Trail XIII – The Path to Perdition

Trail XIII – The Path to Perdition

no title has been provided for this book
After the success of their first horror offering - Route 13 - The Highway to Hell, The Hive Publishers present to you, another bloodcurdling, spine-chilling, and eye-popping horror anthology that comprises stories that are about the Paranormal to Occult, Haunted Houses, Historical and Psychological Horror, Weird West and Splatterpunk. Apart from the Desi dose of horror, expect to be awed by the stories from international authors. The journey through Trail XIII will take you through…

It is a different beast, someone had said. And it is. A beast that pounces on unsuspecting hearts, rips them out of their protective cages and proceeds to shred it to pieces. A beast that isn’t scared of shedding blood whether innocent or evil, or shies from mentions of spilling innards or popping eyeballs. Readers, when you choose to walk down this trail of mayhem, do it at your own discretion. I can promise you this; you won’t come back unscathed from treading this path to perdition.

I embarked upon this journey by the Hive believing it to be similar to their earlier offering, Route 13 – Highway to Hell. Boy I couldn’t be more wrong. Route 13 is as tame compared to Trail XIII as Frooti is to Vodka. The gory fare that’s on offer in Trail XIII packs a rather powerful punch.

It consists of thirteen stories by thirteen different writers in different genres. The stories differ in their genres from the thrill of psychological horror to the mindless mayhem of  splatterpunk but they unanimously keep your attention riveted to the words at hand. Being more of a fan of atmospheric horror and weird fiction, I absolutely loved Look Into My Eyes by Anshu Bhojnagarwala, The Voice by Priya Bajpai, Mother Promise by Prachi Sharma and Insidious Thoughts by Angel Whelan. I liked Summer Solstice by Srivalli and Naani and the Shadows by Ell P but I somehow felt the latter ended a little abruptly. I would have loved to know more of the dashing Naani.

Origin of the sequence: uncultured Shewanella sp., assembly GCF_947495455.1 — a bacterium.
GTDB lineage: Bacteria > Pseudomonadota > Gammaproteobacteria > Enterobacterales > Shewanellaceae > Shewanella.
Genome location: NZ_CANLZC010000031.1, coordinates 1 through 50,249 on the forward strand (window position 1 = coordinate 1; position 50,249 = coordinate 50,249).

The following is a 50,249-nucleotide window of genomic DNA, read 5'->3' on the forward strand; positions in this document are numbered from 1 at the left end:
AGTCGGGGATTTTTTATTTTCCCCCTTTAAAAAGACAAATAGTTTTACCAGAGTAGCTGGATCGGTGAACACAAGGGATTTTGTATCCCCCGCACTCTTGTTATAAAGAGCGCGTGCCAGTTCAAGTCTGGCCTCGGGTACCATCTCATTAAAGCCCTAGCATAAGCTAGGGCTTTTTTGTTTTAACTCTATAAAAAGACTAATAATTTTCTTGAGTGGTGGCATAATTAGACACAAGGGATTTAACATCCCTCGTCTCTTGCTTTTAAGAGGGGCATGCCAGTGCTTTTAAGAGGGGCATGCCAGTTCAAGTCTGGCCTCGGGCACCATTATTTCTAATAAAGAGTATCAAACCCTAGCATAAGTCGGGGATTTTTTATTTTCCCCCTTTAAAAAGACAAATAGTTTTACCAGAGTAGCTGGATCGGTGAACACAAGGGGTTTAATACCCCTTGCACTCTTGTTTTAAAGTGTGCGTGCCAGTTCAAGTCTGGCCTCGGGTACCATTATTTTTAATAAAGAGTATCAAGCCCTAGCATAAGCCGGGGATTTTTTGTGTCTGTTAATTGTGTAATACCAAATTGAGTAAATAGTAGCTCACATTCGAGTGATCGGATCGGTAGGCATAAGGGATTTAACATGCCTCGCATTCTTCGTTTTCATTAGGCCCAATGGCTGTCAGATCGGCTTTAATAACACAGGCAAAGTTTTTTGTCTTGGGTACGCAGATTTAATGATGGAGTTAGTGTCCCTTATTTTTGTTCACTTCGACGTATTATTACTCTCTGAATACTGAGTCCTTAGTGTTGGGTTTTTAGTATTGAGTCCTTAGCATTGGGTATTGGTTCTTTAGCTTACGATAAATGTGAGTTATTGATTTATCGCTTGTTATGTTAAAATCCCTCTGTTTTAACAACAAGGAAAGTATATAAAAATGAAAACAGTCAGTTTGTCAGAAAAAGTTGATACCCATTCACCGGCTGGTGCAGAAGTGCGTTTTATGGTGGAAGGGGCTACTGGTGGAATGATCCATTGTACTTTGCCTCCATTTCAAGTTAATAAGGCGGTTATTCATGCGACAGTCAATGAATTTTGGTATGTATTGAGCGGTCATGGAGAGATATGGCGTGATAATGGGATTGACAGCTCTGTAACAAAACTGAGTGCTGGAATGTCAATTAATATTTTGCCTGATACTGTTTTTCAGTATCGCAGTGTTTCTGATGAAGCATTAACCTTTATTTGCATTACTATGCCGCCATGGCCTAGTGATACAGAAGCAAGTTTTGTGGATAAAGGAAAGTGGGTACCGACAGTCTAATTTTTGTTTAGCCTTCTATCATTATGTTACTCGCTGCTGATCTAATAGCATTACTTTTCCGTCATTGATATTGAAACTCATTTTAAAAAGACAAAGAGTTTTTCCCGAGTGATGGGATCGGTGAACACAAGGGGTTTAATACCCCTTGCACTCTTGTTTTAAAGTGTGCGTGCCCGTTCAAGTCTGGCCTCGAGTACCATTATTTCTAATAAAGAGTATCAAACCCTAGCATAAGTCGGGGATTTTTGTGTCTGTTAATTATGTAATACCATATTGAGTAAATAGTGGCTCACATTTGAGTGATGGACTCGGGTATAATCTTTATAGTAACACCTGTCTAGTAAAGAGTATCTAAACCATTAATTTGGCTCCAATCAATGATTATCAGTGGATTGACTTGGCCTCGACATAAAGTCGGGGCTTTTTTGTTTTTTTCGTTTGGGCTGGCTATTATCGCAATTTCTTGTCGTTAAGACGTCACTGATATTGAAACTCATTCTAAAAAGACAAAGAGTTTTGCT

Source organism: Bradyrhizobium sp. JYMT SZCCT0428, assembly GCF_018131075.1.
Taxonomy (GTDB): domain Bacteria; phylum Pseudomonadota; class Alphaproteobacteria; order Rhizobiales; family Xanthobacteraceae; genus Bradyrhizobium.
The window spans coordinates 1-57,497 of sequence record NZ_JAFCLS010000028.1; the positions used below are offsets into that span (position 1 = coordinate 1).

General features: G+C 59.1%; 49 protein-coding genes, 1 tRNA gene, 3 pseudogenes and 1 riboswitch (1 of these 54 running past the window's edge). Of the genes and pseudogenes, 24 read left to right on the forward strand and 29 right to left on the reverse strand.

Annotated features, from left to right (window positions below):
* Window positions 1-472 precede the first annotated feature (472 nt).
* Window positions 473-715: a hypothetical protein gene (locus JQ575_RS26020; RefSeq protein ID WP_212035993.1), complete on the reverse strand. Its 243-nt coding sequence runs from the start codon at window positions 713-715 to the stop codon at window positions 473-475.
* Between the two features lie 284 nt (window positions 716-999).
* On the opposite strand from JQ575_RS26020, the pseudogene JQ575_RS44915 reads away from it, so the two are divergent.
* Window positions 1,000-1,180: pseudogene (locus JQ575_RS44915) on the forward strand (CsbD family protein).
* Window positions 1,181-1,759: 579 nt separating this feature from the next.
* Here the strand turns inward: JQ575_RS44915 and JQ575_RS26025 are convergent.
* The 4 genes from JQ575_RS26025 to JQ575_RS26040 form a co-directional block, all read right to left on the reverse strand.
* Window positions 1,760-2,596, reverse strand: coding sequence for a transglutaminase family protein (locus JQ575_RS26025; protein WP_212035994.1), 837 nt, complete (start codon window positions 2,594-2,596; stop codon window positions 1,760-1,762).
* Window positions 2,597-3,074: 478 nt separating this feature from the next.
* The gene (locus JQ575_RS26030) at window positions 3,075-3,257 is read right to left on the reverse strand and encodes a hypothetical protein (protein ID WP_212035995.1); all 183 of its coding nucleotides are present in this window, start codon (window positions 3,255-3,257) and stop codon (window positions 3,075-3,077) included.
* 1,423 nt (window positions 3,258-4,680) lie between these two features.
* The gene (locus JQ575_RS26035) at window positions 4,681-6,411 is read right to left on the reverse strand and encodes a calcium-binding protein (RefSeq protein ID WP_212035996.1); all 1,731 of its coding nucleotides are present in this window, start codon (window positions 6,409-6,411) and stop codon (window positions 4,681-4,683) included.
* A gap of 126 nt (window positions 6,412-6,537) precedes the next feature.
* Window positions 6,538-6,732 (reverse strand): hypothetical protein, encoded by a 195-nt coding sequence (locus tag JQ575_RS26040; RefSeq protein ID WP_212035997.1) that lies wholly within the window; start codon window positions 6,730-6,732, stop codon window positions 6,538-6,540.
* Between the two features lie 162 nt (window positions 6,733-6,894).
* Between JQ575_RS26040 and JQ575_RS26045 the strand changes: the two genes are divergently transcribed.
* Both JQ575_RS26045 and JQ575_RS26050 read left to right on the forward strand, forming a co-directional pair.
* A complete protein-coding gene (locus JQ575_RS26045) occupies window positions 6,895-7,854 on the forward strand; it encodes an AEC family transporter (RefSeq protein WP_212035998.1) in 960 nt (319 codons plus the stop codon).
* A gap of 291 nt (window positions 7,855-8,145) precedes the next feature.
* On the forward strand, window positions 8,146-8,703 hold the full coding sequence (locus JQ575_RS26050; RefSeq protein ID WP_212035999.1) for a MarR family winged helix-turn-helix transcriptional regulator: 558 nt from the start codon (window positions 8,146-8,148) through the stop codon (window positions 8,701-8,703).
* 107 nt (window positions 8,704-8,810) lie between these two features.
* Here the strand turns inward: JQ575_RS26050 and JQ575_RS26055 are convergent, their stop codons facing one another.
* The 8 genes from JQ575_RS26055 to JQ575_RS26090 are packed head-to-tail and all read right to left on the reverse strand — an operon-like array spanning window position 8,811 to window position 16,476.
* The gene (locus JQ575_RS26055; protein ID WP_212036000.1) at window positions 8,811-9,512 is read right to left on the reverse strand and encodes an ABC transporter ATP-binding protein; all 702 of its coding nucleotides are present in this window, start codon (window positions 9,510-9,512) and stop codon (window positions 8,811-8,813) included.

Special mention to The Dante House by Varadhrajan Ramesh and Legend of Truth by Monica Singh. These two blew my mind and left me a shuddering mess. Click Click, Bang Bang is another tale worthy of a special mention for the way it brings the two timelines of its story together and for its sheer imagination.

The other stories are no less horrifying but their horror quotient lies more in the realm of blood and gore. I’m sure fans of this kind of horror would enjoy the gruesome tales while walking their chosen path to perdition with Trail XIII.

A big shout out to the Hive Publishers from whom I received the ARC of this book in exchange for an honest review.

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